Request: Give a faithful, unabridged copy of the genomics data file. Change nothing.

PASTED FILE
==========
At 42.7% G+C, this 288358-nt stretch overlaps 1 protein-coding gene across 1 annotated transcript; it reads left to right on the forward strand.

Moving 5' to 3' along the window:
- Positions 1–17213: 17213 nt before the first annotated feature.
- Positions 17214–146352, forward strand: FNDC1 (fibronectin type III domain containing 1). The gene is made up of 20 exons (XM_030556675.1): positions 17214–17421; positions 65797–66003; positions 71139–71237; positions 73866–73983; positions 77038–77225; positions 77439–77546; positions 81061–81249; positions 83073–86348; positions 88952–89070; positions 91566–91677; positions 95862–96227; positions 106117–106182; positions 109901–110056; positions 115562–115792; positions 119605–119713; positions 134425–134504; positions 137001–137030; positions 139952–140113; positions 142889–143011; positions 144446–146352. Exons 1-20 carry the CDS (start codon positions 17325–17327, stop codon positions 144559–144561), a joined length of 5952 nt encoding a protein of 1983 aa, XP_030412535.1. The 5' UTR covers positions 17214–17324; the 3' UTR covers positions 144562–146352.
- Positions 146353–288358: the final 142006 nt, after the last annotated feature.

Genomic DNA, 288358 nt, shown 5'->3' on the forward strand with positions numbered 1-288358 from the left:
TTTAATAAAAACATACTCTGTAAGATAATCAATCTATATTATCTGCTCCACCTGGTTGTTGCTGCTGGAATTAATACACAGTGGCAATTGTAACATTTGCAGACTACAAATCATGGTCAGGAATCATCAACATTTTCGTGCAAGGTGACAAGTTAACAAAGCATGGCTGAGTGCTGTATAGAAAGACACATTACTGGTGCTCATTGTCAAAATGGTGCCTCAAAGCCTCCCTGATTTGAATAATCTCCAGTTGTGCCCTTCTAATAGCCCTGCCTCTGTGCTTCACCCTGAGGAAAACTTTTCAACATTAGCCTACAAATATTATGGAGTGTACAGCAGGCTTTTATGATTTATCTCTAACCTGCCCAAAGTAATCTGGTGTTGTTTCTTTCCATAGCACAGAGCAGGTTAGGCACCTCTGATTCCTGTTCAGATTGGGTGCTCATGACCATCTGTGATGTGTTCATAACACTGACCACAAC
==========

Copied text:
At 42.7% G+C, this 288358-nt stretch overlaps 1 protein-coding gene across 1 annotated transcript; it reads left to right on the forward strand.

Moving 5' to 3' along the window:
- Positions 1–17213: 17213 nt before the first annotated feature.
- Positions 17214–146352, forward strand: FNDC1 (fibronectin type III domain containing 1). The gene is made up of 20 exons (XM_030556675.1): positions 17214–17421; positions 65797–66003; positions 71139–71237; positions 73866–73983; positions 77038–77225; positions 77439–77546; positions 81061–81249; positions 83073–86348; positions 88952–89070; positions 91566–91677; positions 95862–96227; positions 106117–106182; positions 109901–110056; positions 115562–115792; positions 119605–119713; positions 134425–134504; positions 137001–137030; positions 139952–140113; positions 142889–143011; positions 144446–146352. Exons 1-20 carry the CDS (start codon positions 17325–17327, stop codon positions 144559–144561), a joined length of 5952 nt encoding a protein of 1983 aa, XP_030412535.1. The 5' UTR covers positions 17214–17324; the 3' UTR covers positions 144562–146352.
- Positions 146353–288358: the final 142006 nt, after the last annotated feature.

Genomic DNA, 288358 nt, shown 5'->3' on the forward strand with positions numbered 1-288358 from the left:
TTTAATAAAAACATACTCTGTAAGATAATCAATCTATATTATCTGCTCCACCTGGTTGTTGCTGCTGGAATTAATACACAGTGGCAATTGTAACATTTGCAGACTACAAATCATGGTCAGGAATCATCAACATTTTCGTGCAAGGTGACAAGTTAACAAAGCATGGCTGAGTGCTGTATAGAAAGACACATTACTGGTGCTCATTGTCAAAATGGTGCCTCAAAGCCTCCCTGATTTGAATAATCTCCAGTTGTGCCCTTCTAATAGCCCTGCCTCTGTGCTTCACCCTGAGGAAAACTTTTCAACATTAGCCTACAAATATTATGGAGTGTACAGCAGGCTTTTATGATTTATCTCTAACCTGCCCAAAGTAATCTGGTGTTGTTTCTTTCCATAGCACAGAGCAGGTTAGGCACCTCTGATTCCTGTTCAGATTGGGTGCTCATGACCATCTGTGATGTGTTCATAACACTGACCACAAC